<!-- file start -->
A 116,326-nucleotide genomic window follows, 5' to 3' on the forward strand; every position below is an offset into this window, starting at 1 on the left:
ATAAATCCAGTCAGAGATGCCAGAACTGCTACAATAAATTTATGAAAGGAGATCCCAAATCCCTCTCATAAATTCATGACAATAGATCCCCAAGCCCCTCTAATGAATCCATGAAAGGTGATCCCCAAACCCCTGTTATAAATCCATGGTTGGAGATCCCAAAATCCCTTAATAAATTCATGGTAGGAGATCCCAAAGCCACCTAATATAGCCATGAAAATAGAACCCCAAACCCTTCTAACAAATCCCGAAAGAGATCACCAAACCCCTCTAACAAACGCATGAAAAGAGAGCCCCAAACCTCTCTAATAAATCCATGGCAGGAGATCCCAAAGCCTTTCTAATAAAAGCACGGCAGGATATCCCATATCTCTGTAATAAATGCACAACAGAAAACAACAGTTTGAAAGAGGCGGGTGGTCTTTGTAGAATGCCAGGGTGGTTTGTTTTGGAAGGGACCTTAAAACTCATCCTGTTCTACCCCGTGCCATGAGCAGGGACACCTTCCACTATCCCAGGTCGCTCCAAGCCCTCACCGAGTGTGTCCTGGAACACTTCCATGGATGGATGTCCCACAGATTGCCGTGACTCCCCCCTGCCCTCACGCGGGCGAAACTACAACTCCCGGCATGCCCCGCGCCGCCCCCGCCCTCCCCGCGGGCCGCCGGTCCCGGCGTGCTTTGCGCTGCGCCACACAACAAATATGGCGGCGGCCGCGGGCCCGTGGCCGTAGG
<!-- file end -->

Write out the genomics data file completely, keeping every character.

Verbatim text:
A 116,326-nucleotide genomic window follows, 5' to 3' on the forward strand; every position below is an offset into this window, starting at 1 on the left:
ATAAATCCAGTCAGAGATGCCAGAACTGCTACAATAAATTTATGAAAGGAGATCCCAAATCCCTCTCATAAATTCATGACAATAGATCCCCAAGCCCCTCTAATGAATCCATGAAAGGTGATCCCCAAACCCCTGTTATAAATCCATGGTTGGAGATCCCAAAATCCCTTAATAAATTCATGGTAGGAGATCCCAAAGCCACCTAATATAGCCATGAAAATAGAACCCCAAACCCTTCTAACAAATCCCGAAAGAGATCACCAAACCCCTCTAACAAACGCATGAAAAGAGAGCCCCAAACCTCTCTAATAAATCCATGGCAGGAGATCCCAAAGCCTTTCTAATAAAAGCACGGCAGGATATCCCATATCTCTGTAATAAATGCACAACAGAAAACAACAGTTTGAAAGAGGCGGGTGGTCTTTGTAGAATGCCAGGGTGGTTTGTTTTGGAAGGGACCTTAAAACTCATCCTGTTCTACCCCGTGCCATGAGCAGGGACACCTTCCACTATCCCAGGTCGCTCCAAGCCCTCACCGAGTGTGTCCTGGAACACTTCCATGGATGGATGTCCCACAGATTGCCGTGACTCCCCCCTGCCCTCACGCGGGCGAAACTACAACTCCCGGCATGCCCCGCGCCGCCCCCGCCCTCCCCGCGGGCCGCCGGTCCCGGCGTGCTTTGCGCTGCGCCACACAACAAATATGGCGGCGGCCGCGGGCCCGTGGCCGTAGG